It’s easier than ever to make a statement in your space by hanging a chandelier. These showstopping light fixtures were once reserved for formal dining rooms and grand entrances, but designers are now using chandeliers in every room — kitchens, bedrooms, even bathrooms! Whether you prefer a timeless crystal chandelier
or trendy modern chandeliers
are more your style, check out these tips below to help find your new favorite lighting fixture.
What styles do chandeliers come in?
Chandelier lights have come a long way from the traditional styles they once were. While you can still find plenty of traditional versions
, if that suits your taste, there are thousands of alternative styles to choose from that will be a perfect fit for your home’s unique feel. Here are a few of the most popular styles available:
What size should my chandelier lighting be?
Determining the size of your new light fixture will depend on several key factors:Room size:
Be sure the overall size of the chandelier is not too big or small for the room it will be installed in. If you’re guessing, it’s best to choose something slightly too big rather than too small — something large will look like a statement, whereas something too small can look dinky and out of place. A general guideline to determine the ideal diameter is to add the width and length of your room together (in feet), then use that measurement in inches as the size of the light fixture. For example, a room that is 12 feet by 14 feet would need a chandelier that’s 26 inches in diameter.Height:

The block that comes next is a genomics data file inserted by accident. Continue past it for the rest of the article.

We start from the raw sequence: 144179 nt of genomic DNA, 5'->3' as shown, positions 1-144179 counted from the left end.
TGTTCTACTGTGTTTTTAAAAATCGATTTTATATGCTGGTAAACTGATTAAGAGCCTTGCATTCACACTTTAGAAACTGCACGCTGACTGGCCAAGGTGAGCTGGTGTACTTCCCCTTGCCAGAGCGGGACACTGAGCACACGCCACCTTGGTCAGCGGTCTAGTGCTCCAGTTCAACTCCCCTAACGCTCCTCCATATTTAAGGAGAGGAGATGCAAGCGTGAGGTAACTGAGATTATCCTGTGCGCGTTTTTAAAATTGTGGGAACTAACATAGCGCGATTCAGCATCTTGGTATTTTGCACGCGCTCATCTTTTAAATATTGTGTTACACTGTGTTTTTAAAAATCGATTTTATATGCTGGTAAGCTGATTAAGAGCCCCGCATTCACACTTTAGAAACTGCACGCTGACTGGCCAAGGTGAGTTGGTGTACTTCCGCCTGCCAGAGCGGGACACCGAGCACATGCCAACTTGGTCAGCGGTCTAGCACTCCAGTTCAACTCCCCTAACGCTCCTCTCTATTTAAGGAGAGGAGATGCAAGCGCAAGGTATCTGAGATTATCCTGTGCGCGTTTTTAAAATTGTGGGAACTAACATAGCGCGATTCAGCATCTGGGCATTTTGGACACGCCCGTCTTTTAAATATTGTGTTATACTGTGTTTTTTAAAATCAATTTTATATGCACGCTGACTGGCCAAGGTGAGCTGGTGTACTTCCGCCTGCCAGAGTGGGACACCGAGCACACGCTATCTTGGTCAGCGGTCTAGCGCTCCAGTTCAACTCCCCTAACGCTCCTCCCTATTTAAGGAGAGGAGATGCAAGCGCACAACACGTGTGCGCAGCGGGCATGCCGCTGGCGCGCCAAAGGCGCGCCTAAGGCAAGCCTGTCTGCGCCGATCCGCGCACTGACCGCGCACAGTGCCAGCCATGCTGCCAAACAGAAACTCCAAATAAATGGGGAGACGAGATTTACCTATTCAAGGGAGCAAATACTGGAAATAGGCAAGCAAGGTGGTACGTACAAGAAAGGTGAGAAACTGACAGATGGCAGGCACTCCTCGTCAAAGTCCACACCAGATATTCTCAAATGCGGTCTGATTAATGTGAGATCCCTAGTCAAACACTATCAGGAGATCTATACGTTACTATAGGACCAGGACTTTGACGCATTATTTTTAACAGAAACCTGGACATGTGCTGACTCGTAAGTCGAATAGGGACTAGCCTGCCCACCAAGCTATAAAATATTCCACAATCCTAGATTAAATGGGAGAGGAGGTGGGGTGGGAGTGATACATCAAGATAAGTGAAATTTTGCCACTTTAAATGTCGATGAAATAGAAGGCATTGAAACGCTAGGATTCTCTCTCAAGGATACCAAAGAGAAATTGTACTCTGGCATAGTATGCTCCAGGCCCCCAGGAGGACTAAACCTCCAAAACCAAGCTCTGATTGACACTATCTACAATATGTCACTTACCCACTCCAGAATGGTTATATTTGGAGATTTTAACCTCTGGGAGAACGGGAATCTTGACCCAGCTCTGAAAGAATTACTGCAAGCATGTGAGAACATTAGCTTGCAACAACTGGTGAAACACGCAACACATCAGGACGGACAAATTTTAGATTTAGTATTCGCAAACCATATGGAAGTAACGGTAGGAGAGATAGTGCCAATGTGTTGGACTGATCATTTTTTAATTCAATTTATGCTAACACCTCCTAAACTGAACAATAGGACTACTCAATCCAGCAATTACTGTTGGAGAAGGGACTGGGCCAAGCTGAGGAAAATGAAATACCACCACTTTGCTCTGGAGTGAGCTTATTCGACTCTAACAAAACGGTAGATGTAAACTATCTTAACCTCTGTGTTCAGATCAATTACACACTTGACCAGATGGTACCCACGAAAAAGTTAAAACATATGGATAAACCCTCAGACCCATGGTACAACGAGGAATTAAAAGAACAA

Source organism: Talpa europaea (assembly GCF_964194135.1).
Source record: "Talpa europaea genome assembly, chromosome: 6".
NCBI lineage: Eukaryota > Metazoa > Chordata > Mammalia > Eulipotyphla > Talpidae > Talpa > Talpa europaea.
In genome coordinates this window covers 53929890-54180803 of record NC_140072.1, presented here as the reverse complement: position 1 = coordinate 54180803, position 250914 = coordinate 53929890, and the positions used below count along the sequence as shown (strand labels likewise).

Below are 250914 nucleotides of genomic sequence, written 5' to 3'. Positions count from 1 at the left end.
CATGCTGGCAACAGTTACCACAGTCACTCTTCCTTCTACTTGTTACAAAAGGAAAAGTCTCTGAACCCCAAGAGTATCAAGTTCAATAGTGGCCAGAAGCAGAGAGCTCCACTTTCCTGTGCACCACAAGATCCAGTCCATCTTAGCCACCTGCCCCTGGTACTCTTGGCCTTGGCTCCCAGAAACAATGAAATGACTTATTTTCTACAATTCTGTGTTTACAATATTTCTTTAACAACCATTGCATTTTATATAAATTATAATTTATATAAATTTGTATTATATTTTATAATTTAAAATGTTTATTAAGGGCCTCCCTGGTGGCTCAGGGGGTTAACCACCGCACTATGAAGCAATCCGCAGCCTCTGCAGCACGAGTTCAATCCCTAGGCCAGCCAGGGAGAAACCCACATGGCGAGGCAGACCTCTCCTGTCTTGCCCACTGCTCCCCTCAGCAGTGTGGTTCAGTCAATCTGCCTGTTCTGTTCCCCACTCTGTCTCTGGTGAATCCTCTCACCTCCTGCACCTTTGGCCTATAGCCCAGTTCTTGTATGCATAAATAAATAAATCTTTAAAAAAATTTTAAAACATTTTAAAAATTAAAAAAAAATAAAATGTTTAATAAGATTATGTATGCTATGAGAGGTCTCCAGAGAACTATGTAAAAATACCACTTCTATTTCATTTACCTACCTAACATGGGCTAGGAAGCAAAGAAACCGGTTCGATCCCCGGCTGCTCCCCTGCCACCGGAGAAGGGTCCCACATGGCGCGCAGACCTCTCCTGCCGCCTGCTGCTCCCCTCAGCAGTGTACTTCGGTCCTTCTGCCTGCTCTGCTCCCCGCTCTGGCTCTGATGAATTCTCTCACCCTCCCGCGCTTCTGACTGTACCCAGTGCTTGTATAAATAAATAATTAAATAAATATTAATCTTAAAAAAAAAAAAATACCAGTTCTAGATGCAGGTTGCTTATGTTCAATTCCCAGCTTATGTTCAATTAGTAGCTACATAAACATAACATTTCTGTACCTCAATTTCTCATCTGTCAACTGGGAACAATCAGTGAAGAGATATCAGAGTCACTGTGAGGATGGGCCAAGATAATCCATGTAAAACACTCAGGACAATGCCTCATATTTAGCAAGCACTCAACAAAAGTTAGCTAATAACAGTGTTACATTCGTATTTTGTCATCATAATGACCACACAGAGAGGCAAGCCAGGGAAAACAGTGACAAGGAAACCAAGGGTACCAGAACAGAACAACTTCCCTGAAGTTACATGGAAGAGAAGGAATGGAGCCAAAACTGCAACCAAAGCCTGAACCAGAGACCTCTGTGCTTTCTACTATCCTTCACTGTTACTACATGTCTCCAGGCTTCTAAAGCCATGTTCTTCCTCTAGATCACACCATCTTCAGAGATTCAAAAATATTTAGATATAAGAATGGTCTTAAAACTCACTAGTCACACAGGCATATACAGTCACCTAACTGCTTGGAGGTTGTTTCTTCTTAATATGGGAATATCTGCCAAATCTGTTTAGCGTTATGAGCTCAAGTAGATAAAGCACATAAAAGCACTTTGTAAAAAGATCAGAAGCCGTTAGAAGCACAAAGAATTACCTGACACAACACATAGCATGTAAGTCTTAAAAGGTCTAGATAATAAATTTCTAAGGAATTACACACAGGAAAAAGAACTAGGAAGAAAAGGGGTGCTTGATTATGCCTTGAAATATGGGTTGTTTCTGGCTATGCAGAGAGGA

A higher ceiling lends itself better to a larger light fixture, but as a rule of thumb, chandelier light fixtures should hang no more than 7 feet from the floor, regardless of ceiling height. If it’s hung above a surface, like a tabletop, give the surface and chandelier at least 30 to 32 inches of separation.Placement:
Consider where you are planning to place your new chandelier. If it’s going over a piece of furniture, like a dining table or kitchen island, make sure it doesn’t overpower the furniture itself. Look for one that’s approximately three-quarters the width of the object you’re placing it over. If it’s going to be suspended freely in an entryway or living space, you have a little more freedom when it comes to scale — refer to the room size point above.Brightness:
You'll also want to consider the desired brightness you want from your fixture. Smaller ones may put off less light, which may not be a problem for certain spaces. Chandeliers for dining room use don't need to be overly bright, but need to put off enough light to eat by. Multiple light chandeliers are a good way to get plenty of brightness into a space, like a kitchen that needs ample illumination to cook by. Pay attention to whether a fixture can be used with a dimmer; dining room chandeliers specifically would benefit from this feature — romantic dinner, anyone?